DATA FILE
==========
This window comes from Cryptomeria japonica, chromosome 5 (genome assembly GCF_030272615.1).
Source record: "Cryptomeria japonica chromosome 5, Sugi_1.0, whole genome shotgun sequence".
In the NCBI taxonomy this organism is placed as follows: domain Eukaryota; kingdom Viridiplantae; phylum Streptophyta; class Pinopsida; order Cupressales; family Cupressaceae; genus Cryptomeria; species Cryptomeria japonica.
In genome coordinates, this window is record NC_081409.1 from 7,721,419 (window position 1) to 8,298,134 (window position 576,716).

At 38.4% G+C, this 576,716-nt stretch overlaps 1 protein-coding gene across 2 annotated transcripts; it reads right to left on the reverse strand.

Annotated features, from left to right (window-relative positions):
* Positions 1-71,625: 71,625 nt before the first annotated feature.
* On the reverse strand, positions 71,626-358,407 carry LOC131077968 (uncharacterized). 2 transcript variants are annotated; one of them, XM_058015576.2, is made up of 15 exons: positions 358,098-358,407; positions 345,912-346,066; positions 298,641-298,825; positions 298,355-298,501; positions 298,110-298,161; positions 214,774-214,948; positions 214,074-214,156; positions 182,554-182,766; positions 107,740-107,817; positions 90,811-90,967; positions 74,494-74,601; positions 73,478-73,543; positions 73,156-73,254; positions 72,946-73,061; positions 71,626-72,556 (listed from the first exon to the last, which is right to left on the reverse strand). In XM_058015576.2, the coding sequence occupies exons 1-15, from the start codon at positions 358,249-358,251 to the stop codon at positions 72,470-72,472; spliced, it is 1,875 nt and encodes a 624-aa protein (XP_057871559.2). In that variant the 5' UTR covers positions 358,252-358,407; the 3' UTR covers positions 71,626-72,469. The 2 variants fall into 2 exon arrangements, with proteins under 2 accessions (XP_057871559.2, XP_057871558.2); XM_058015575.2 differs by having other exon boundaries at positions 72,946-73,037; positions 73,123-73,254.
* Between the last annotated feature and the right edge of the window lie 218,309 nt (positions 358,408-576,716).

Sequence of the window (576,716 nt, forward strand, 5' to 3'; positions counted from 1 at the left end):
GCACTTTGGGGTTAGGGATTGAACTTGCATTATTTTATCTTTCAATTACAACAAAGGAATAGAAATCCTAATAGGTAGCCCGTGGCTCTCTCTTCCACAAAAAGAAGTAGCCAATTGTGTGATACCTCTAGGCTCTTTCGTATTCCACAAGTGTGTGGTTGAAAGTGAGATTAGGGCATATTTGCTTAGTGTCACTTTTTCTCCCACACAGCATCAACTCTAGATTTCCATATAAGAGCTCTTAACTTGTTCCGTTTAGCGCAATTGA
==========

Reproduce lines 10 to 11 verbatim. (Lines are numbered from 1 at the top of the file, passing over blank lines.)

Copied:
Sequence of the window (576,716 nt, forward strand, 5' to 3'; positions counted from 1 at the left end):
GCACTTTGGGGTTAGGGATTGAACTTGCATTATTTTATCTTTCAATTACAACAAAGGAATAGAAATCCTAATAGGTAGCCCGTGGCTCTCTCTTCCACAAAAAGAAGTAGCCAATTGTGTGATACCTCTAGGCTCTTTCGTATTCCACAAGTGTGTGGTTGAAAGTGAGATTAGGGCATATTTGCTTAGTGTCACTTTTTCTCCCACACAGCATCAACTCTAGATTTCCATATAAGAGCTCTTAACTTGTTCCGTTTAGCGCAATTGA